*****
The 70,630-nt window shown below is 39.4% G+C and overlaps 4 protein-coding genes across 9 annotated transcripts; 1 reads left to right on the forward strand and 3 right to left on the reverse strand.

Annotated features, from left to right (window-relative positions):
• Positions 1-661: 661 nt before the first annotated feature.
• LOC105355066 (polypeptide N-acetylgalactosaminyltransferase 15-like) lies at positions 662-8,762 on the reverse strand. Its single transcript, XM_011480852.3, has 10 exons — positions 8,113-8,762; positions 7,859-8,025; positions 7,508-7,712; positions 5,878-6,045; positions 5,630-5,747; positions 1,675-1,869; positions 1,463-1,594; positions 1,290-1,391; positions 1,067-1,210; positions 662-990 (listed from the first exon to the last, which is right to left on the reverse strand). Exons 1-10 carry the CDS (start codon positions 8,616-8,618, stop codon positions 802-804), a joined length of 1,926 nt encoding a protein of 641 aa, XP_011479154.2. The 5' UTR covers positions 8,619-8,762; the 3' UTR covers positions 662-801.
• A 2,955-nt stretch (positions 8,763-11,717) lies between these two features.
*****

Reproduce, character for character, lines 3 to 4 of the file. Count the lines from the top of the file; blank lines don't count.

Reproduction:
• Positions 1-661: 661 nt before the first annotated feature.
• LOC105355066 (polypeptide N-acetylgalactosaminyltransferase 15-like) lies at positions 662-8,762 on the reverse strand. Its single transcript, XM_011480852.3, has 10 exons — positions 8,113-8,762; positions 7,859-8,025; positions 7,508-7,712; positions 5,878-6,045; positions 5,630-5,747; positions 1,675-1,869; positions 1,463-1,594; positions 1,290-1,391; positions 1,067-1,210; positions 662-990 (listed from the first exon to the last, which is right to left on the reverse strand). Exons 1-10 carry the CDS (start codon positions 8,616-8,618, stop codon positions 802-804), a joined length of 1,926 nt encoding a protein of 641 aa, XP_011479154.2. The 5' UTR covers positions 8,619-8,762; the 3' UTR covers positions 662-801.